In this Information Age, copyright protection concerns not only artists and authors, but also producers of computer programming and all those who created and disseminate information on the Web. A copyright includes the exclusive right to sell, reproduce, perform, display, modify or license original creative works. Protectable creative works may range from traditional works of art, such as painting, sculpture, jewelry, literature, drama, music, design, sound recordings and film to high-tech creations such as computer software and databases. What is protected is the creator's concrete form of expression, not the underlying idea expressed.
Copyright automatically takes effect when a work is presented, published or recorded for the first time in a fixed medium of expression, such as a book or CD. Normally, the creator owns the copyright. A major exception to this rule is "work for hire," where the work is produced either on contract or as part of an employee's ordinary job description. If the owner of the work is to be someone other than the creator, it is important that the prospective owner have an appropriate written agreement with the creator. Copyrights last for a relatively lengthy but limited time, and may eventually revert to public domain, at which time anyone may freely copy the protected work.
Our firm counsels clients on a wide range of copyright issues, from fair use of another's copyrighted material to negotiating the transfer and licensing of copyright interests. We help sort out the rights of free-lancers and consultants, and put appropriate agreements in place to ensure that our clients have the rights they deserve. These include nondisclosure and noncompete agreements, work-for-hire contracts and copyright assignments. In the case of clear copyright infringement and other abuses, we stand ready to pursue forceful litigation in the protection of our clients' creative rights.
In most cases, a copyright is owned by the author of a creative work. An exception is "work for hire," which allows company ownership of a copyrighted work when it is produced by an employee acting within the scope of his or her employment. Certain categories of work performed by contractors, e.g., free-lance advertising copywriting, is considered "work for hire." Contract software development does not usually come under this rule, unless there is a pre-existing written agreement assigning ownership to the company.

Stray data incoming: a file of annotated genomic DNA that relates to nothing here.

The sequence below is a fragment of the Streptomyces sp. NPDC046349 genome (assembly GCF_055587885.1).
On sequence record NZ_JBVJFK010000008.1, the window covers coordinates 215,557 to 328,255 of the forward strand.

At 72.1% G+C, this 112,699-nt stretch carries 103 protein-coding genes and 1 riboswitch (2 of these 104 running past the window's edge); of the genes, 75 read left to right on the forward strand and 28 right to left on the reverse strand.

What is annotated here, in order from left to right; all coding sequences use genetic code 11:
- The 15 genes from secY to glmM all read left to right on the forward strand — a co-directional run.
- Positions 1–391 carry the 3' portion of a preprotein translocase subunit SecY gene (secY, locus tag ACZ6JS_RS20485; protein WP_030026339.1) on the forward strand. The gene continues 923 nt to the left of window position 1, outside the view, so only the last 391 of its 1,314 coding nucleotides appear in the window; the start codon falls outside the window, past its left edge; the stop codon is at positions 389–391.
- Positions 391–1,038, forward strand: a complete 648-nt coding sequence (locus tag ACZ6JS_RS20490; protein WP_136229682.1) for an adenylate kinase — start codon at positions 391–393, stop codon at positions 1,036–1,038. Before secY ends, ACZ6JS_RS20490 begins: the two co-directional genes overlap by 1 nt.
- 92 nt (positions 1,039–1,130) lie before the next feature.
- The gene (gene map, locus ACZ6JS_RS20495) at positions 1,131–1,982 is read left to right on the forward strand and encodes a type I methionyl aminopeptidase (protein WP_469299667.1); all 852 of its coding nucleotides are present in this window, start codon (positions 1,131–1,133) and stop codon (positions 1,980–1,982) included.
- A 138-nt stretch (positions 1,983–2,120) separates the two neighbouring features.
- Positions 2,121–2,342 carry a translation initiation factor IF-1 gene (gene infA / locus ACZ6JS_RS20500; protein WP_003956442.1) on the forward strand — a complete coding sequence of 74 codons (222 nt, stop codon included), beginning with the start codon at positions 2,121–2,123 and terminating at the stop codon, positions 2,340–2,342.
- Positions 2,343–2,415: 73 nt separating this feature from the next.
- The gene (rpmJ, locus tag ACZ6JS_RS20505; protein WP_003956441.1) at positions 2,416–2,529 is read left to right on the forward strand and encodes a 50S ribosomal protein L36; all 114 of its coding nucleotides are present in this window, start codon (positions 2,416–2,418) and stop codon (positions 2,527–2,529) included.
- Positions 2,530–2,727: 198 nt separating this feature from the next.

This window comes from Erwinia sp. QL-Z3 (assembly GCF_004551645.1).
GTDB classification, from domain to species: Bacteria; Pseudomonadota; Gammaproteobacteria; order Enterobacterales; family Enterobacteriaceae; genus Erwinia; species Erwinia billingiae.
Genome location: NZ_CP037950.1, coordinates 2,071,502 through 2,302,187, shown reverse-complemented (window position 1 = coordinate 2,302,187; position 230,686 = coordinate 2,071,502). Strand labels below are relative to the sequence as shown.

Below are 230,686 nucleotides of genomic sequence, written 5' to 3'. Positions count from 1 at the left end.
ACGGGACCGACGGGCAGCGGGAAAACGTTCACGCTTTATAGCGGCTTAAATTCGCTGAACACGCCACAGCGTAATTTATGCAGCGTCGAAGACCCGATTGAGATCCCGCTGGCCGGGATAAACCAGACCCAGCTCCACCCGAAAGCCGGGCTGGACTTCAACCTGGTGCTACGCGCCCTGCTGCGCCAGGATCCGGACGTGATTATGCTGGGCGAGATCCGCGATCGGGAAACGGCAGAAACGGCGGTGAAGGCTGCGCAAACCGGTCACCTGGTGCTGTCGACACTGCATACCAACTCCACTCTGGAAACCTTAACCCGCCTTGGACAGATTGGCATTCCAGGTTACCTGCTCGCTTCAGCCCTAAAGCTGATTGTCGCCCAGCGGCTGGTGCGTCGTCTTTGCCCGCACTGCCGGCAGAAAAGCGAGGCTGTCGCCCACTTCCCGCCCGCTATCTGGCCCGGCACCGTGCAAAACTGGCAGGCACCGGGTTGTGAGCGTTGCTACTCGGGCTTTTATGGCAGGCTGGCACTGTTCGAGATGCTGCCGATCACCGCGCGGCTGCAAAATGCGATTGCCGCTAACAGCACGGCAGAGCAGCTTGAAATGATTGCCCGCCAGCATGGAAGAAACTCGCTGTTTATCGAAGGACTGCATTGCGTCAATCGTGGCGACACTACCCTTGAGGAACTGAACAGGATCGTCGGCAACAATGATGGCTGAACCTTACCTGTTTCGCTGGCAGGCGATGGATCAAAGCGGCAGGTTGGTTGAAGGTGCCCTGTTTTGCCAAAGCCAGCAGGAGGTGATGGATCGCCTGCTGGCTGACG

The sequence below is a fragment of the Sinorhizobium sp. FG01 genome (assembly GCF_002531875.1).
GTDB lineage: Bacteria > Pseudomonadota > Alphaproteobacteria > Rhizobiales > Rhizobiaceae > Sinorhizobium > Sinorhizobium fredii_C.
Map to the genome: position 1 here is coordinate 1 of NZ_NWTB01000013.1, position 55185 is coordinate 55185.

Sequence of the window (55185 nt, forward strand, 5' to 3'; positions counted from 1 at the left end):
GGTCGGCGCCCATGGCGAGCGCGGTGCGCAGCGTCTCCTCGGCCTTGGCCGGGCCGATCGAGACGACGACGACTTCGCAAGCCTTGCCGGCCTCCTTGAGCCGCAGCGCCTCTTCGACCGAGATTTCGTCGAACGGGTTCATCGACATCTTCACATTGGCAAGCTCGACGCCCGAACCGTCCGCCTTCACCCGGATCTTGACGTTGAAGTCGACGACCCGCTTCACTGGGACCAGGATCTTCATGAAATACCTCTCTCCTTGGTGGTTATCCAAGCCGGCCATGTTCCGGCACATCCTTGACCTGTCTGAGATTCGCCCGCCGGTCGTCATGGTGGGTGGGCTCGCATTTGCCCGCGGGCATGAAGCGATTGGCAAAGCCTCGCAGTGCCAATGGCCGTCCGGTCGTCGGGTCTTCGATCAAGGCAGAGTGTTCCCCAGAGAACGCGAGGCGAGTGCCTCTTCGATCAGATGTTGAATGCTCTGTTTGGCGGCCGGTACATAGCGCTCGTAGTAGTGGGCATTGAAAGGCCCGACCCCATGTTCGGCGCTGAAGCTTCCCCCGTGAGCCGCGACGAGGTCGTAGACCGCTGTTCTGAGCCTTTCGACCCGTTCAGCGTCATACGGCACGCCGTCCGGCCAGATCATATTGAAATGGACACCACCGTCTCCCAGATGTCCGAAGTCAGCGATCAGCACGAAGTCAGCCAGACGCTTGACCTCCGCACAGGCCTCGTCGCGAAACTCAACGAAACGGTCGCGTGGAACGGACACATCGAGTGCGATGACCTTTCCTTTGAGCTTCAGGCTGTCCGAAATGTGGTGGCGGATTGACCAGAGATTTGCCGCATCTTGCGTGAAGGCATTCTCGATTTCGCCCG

A work in the public domain can be copied freely. These include works by the U.S. government and works for which the copyright has expired. In general, copyrights on works created after 1978 last for 50 years beyond the life of the author. Copyrights on works created and first published between 1950 and 1978 last 75 years. Copyrights on works created and first published before 1950 originally lasted 28 years, but may have been renewed for another 28 years.
Fair use provisions of the copyright law allow limited copying or distribution of published works without the author's permission. Examples would be the quotation of a brief passage from a book in a review or copying a small part for a school project.
There are no explicit specifications of how much and when one can copy a copyrighted work, but each case is generally evaluated according to four factors:
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